Historic Pitt County Courthouse
Size: 119,011 sqft
Type: County Courthouse
Year Built: 1912
Project Completion: 2013
Project Cost: $69,951
Annual Electric Savings: 90,252 kWh
Annual Cost Savings: $8,744
Simple Payback: 8 years
The Pitt County, NC Courthouse was built in the early 1900s and has with an iconic bell tower and a decorative tile courtroom ceiling. Modernization efforts over the years included adding forced air HVAC systems and minimal insulation over the tile ceiling, but no air sealing had been completed. Large areas of the attic remained uninsulated.
Air sealing the ceiling tiles was not practical from a maintenance or implementation stand point. As a result, to add efficiency to the courthouse, The Energy Partners spray foamed the roof deck and isolated the bell tower and wall vents to bring the tile ceiling and ductwork inside the building envelope. This negated the need to air seal the flat ceiling and also added significant R-value to the upper portion of the envelope.
Additional measures at this building included isolating the abandoned elevator shafts by weather-stripping doors, air sealing at roof wall intersections, and completing general air sealing in the basement.
% of Savings per ECM
- Roof deck insulation and Air Sealing 42% 42%
- Basement air sealing 34% 34%
- Air sealing roof wall intersections 21% 21%
- Isolate abandoned elevator shafts 3% 3%
Simple Payback (Yrs)
Metric Tons Carbon Offset Annually
Transforming a 100 year old Attic into a Model of Efficiency
The attic in this courthouse provided an interesting building envelope challenge. The building was constructed in the early 1900s before air conditioning and with little concern for thermal heat resistance or air tightness. Now of course the building uses mechanical forced air systems to provide comfort and moisture control. Minimal efforts had been made to insulate the flat ceiling over the courthouse with blown fiberglass but no air sealing had been completed and the decorative tile ceiling over the courtroom provided little resistance to air flow. The attic needed to be modernized.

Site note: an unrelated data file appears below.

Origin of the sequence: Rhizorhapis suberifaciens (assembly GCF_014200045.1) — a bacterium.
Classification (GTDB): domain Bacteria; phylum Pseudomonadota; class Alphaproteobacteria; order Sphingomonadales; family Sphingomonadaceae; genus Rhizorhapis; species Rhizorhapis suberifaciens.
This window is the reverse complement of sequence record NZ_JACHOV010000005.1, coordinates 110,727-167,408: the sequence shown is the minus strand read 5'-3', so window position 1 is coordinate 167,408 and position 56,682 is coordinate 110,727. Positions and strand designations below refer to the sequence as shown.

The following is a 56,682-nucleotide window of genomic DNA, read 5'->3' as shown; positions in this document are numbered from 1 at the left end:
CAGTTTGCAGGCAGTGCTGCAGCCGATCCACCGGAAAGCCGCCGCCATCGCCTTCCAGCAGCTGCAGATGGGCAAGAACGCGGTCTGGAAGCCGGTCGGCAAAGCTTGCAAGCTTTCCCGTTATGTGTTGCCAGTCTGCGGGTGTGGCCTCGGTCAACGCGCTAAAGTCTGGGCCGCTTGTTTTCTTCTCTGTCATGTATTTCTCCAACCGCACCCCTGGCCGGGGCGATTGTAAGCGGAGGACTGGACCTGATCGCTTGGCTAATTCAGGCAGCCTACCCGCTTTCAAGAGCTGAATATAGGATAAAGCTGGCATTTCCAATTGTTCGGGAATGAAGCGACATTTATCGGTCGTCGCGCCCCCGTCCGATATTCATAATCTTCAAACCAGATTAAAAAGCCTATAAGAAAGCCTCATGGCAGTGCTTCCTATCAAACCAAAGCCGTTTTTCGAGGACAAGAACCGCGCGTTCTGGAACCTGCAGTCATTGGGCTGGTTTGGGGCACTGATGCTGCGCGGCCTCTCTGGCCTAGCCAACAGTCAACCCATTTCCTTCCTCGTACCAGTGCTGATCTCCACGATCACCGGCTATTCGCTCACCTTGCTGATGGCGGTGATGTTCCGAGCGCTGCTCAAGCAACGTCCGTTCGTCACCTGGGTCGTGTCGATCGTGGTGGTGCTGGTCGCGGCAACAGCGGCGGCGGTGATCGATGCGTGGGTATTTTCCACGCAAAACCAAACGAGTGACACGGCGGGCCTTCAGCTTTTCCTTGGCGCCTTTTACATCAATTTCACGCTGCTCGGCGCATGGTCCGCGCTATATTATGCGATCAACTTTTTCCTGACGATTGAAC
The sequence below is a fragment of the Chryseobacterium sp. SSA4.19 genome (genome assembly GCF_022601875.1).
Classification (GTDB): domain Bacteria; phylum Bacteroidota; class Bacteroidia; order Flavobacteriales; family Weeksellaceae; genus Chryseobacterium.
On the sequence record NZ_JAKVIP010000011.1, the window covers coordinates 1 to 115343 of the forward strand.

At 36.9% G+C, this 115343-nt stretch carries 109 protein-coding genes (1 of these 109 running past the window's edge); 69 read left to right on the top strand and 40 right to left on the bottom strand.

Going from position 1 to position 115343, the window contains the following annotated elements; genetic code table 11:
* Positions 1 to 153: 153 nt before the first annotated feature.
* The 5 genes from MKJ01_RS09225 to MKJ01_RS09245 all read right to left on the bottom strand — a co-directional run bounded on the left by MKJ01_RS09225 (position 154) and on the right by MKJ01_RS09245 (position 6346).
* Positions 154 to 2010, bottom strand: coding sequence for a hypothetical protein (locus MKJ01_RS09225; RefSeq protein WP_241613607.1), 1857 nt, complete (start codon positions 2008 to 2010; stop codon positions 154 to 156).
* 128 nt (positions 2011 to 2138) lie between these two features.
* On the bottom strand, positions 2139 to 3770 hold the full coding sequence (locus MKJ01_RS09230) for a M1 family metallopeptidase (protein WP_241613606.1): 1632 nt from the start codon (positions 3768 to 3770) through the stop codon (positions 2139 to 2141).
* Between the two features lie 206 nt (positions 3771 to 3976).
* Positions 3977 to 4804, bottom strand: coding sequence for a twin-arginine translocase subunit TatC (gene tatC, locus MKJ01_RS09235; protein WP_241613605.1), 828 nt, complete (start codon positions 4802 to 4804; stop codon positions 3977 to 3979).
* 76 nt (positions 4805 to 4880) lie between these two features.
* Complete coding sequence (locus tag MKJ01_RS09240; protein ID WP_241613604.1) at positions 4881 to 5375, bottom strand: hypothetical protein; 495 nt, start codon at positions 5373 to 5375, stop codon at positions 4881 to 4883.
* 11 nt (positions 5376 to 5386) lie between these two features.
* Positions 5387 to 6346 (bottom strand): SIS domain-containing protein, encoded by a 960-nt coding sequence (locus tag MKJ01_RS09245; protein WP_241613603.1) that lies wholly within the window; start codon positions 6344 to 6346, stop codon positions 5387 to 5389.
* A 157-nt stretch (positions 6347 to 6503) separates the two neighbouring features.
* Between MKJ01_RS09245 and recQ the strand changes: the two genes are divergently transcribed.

The choices were to air seal the decorative tile ceiling and all the other flat ceiling penetrations to then insulate with loose fill fiber insulation. Or insulate the roofline to bring the space and ductwork inside the building envelope, negating the need to air seal the flat ceiling. The latter option provided the most practical solution, but was not without the challenge of determining where and how to define the building envelope. The TEP production team with assistance from our energy audit team devised a plan to isolate the bell tower with its post and beam construction (top left) by creating a ceiling with an access panel (top right).
The next challenge was to isolate the portion of the attic with the decorative tile ceiling from the large wall vents (bottom left). This was done by fabricating a wall with spray foam insulation that would provide a thermal and convective boundary for this new portion of the building envelope (bottom right). An access panel was provided for maintenance and so this new wall would not need to be penetrated in the future. The end result is a highly efficient attic that now supports the modern use of the building without compromising the historic bell tower or decorative tile ceiling over the courtroom.